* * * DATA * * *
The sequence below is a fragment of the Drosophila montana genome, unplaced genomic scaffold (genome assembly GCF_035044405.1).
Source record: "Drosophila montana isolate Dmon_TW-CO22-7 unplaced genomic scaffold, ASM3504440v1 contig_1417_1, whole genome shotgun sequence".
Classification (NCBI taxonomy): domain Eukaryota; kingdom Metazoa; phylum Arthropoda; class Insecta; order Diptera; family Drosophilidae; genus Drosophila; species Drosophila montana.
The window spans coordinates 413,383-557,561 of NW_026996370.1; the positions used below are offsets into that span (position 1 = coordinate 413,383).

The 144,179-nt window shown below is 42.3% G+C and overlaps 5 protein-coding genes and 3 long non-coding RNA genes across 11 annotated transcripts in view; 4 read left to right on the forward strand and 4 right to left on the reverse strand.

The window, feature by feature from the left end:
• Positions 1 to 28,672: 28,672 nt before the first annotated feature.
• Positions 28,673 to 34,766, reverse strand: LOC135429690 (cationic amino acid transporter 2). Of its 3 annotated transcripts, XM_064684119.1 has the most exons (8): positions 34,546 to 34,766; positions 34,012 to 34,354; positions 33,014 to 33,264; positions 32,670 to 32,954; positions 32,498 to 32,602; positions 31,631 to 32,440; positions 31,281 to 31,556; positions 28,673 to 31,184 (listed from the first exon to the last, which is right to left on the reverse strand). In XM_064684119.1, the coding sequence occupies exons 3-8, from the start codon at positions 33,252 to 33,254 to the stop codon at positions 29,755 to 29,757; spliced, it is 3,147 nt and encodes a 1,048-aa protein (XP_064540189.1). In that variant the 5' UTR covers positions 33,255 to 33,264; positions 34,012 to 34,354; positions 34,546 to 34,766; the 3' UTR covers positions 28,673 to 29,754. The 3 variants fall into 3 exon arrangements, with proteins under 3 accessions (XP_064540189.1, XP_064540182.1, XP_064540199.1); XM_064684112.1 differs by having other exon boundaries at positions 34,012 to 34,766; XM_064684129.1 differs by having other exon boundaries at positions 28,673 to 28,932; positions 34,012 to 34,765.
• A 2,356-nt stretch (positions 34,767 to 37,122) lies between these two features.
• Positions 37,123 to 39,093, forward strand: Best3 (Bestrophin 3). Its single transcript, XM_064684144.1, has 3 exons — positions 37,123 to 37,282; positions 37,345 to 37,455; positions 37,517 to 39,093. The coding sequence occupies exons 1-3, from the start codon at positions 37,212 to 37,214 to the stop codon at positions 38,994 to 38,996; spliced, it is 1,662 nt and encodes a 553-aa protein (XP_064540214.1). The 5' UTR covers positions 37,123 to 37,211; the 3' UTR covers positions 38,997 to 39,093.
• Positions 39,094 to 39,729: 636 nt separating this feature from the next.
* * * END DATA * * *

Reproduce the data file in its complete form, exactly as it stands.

The sequence below is a fragment of the Drosophila montana genome, unplaced genomic scaffold (genome assembly GCF_035044405.1).
Source record: "Drosophila montana isolate Dmon_TW-CO22-7 unplaced genomic scaffold, ASM3504440v1 contig_1417_1, whole genome shotgun sequence".
Classification (NCBI taxonomy): domain Eukaryota; kingdom Metazoa; phylum Arthropoda; class Insecta; order Diptera; family Drosophilidae; genus Drosophila; species Drosophila montana.
The window spans coordinates 413,383-557,561 of NW_026996370.1; the positions used below are offsets into that span (position 1 = coordinate 413,383).

The 144,179-nt window shown below is 42.3% G+C and overlaps 5 protein-coding genes and 3 long non-coding RNA genes across 11 annotated transcripts in view; 4 read left to right on the forward strand and 4 right to left on the reverse strand.

The window, feature by feature from the left end:
• Positions 1 to 28,672: 28,672 nt before the first annotated feature.
• Positions 28,673 to 34,766, reverse strand: LOC135429690 (cationic amino acid transporter 2). Of its 3 annotated transcripts, XM_064684119.1 has the most exons (8): positions 34,546 to 34,766; positions 34,012 to 34,354; positions 33,014 to 33,264; positions 32,670 to 32,954; positions 32,498 to 32,602; positions 31,631 to 32,440; positions 31,281 to 31,556; positions 28,673 to 31,184 (listed from the first exon to the last, which is right to left on the reverse strand). In XM_064684119.1, the coding sequence occupies exons 3-8, from the start codon at positions 33,252 to 33,254 to the stop codon at positions 29,755 to 29,757; spliced, it is 3,147 nt and encodes a 1,048-aa protein (XP_064540189.1). In that variant the 5' UTR covers positions 33,255 to 33,264; positions 34,012 to 34,354; positions 34,546 to 34,766; the 3' UTR covers positions 28,673 to 29,754. The 3 variants fall into 3 exon arrangements, with proteins under 3 accessions (XP_064540189.1, XP_064540182.1, XP_064540199.1); XM_064684112.1 differs by having other exon boundaries at positions 34,012 to 34,766; XM_064684129.1 differs by having other exon boundaries at positions 28,673 to 28,932; positions 34,012 to 34,765.
• A 2,356-nt stretch (positions 34,767 to 37,122) lies between these two features.
• Positions 37,123 to 39,093, forward strand: Best3 (Bestrophin 3). Its single transcript, XM_064684144.1, has 3 exons — positions 37,123 to 37,282; positions 37,345 to 37,455; positions 37,517 to 39,093. The coding sequence occupies exons 1-3, from the start codon at positions 37,212 to 37,214 to the stop codon at positions 38,994 to 38,996; spliced, it is 1,662 nt and encodes a 553-aa protein (XP_064540214.1). The 5' UTR covers positions 37,123 to 37,211; the 3' UTR covers positions 38,997 to 39,093.
• Positions 39,094 to 39,729: 636 nt separating this feature from the next.